July's People

July's People

by Nadine Gordimer
3.3 14


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July's People by Nadine Gordimer

For years, it had been what is called a "deteriorating situation." Now all over South Africa the cities are battlegrounds. The members of the Smales family - liberal whites - are rescued from the terror by their servant, July, who leads them to refuge in his village. What happens to the Smaleses and to July - the shifts in character and relationships - gives us an unforgettable look into the terrifying, tacit understandings and misunderstandings between blacks and whites.

Product Details

ISBN-13: 9780670410484
Publisher: Penguin Group (USA) Incorporated
Publication date: 06/01/1981
Pages: 192
Product dimensions: 1.00(w) x 1.00(h) x 1.00(d)

About the Author

Nadine Gordimer is the author of eleven previous novels, as well as collections of stories and essays. She has received many awards, including the Booker Prize (for The Conservationist in 1974) and the Nobel Prize in Literature in 1991. She lives in Johannesburg, South Africa.

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July's People 3.3 out of 5 based on 0 ratings. 14 reviews.
istubbornlysupportbn More than 1 year ago
The uneven writing style and jumps between current and past events take some getting used to, but I finished the book feeling fulfilled. I have only given it four stars because the ending was, to me, uninspired. I am, however, not someone who should be trusted with book reviews. One last note is that this book was banned (at least for a time) in South African schools. The government's reasoning was that the grammar set a bad example for younger students, but if you read the book you'll quickly understand the real politics behind the controversy. I'd recommend this book to anyone interested in the deep and bewildering complexities of modern South Africa.
Guest More than 1 year ago
'july's people' is a stunning work of turning the tables on the positions of power in south africa. july, the dutiful and loyal servant to a white family in the suburbs of johannesburg becomes the instrument of escape from the roaming gangs of blacks who have finally realized their power in numbers and have thrown off the earlier restrictions of the 'gandi-like' non-violent approach of the older generation of mendela, biko, etc. the white family becomes completely dependent on july and his surly young friend who have the keys to the bakki, once owned by the white man for hunting. it is the bakki, driven by july that takes them to the safty of his village. the keys and who has posession of them becomes the symbol of power. the sense of utter selflessness and powerlessness that once was july's experience, now becomes the the experience of the family. the ambiguous ending is truly brilliant.
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Guest More than 1 year ago
A challenging work on race relationship in Apartheid South Africa from the colour-blind angle that allowed light to settle on the sweet energy of a progressive South Africa . The dream of a rainbow nation must have cannot be dissociated from this book. Gordimer joined the ranks of Achebe, Tisi and Patton in contributing to the jolting nature of Africa' s jolting literature. In different ways, JULY'S PEOPLE also reminded me of DISCIPLES OF FORTUNE, A BLADE OF GRASS, which are African novels with wake up call story lines.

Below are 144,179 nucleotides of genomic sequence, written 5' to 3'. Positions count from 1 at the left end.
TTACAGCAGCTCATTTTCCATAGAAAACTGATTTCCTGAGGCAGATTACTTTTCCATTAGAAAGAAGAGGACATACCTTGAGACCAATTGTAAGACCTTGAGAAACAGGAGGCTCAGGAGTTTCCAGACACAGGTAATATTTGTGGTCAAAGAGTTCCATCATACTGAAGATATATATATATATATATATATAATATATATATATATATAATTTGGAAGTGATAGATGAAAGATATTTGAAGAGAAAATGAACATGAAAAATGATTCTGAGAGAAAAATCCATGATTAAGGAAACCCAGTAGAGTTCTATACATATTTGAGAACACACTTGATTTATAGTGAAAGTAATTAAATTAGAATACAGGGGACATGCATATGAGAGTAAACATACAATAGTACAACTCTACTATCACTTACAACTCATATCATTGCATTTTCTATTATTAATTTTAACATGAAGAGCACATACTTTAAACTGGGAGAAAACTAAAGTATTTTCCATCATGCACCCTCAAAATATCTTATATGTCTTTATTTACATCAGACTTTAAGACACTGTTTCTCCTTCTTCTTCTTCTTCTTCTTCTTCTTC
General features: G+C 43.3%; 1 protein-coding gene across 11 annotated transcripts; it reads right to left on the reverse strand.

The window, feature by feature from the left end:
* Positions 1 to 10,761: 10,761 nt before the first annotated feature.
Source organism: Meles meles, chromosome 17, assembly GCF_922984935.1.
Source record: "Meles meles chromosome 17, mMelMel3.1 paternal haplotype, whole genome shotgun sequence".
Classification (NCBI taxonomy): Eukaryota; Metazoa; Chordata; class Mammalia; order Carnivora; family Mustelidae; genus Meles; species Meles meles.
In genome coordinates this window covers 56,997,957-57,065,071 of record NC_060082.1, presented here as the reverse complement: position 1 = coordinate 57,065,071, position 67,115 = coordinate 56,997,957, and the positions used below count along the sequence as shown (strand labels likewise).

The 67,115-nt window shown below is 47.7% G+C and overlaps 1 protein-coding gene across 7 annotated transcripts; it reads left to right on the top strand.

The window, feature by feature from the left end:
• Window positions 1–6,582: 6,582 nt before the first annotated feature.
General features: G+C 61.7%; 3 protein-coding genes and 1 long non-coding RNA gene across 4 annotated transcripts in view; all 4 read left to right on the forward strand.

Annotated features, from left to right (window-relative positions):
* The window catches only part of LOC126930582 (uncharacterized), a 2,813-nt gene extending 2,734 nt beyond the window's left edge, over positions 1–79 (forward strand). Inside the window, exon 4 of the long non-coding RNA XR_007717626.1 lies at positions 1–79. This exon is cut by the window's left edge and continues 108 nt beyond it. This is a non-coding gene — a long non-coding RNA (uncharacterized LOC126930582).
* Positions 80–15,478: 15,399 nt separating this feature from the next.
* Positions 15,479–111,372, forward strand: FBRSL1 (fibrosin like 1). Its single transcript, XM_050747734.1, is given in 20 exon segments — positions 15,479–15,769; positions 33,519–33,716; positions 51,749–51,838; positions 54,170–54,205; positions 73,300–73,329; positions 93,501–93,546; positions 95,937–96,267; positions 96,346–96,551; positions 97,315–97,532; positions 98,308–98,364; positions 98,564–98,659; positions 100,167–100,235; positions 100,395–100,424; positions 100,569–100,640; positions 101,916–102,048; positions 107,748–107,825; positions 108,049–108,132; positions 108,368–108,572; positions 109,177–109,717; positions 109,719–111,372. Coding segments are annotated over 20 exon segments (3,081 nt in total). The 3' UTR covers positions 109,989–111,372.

Guest More than 1 year ago
This is a book that explores human relationships of all kinds and on all levels ;betwen blacks and whites, between blacks and blacks and whites and whites; between men and women, husbands and wives (both between and within both races). Her complicated syntax and puncuation sometimes make it difficult to determine who's talking and to whom. I found I had to re-read many passages to figure it out, and was not always successful. However,the sheer brilliance of this book make it well worth the effort.
Guest More than 1 year ago
This book not only sheds light on the affairs in South Africa and what sort of struggles its inhabitants suffer, it does so in such an elegantly descriptive manner, Gordimer seems to put you right along side the family. I have loved this book since I first read it in high school, and to this day it is one of my favorites.
Guest More than 1 year ago
Whenever an oppressive or racist government tries to suppress a book, I make a point of buying it. I bought 'Satanic Verses' and never read it. I do not regret the purchase. The racist government of the 'new' South Africa is trying to suppress this book. The more things change, the more they stay the same.
Guest More than 1 year ago
i personally think that this book has to be in the ``must`` for any english literature. it`s a kind of eye opener for every culture race and people.
Anonymous 8 months ago
This novel was very hard to follow. I appreciated the story and the cultural themes but found it so confusing. The ending was very disappointing .
Guest More than 1 year ago
This book has an excellent point to make. Too bad it can't explain to you what it is! This book was assigned to the Cumberland County English II Honors students as a summer assignment. It took me all summer to read and wrap my mind around this book!
Guest More than 1 year ago
this book is extremly hard to enderstand the lack of consistance makes it difficult to understand this book is confusing and badly written. not suitable for high school students
Guest More than 1 year ago
I am 15, and the first page I read I put it down. It really discouraged me. The book has a really good point, it's just very difficult too understand. I think more people should read it, but the author should rewrite it because half of it makes no sense. This book DOES NOT APPEAL TO TEENAGERS, I DISCOURAGE PEOPLE FROM READING IT!!!!!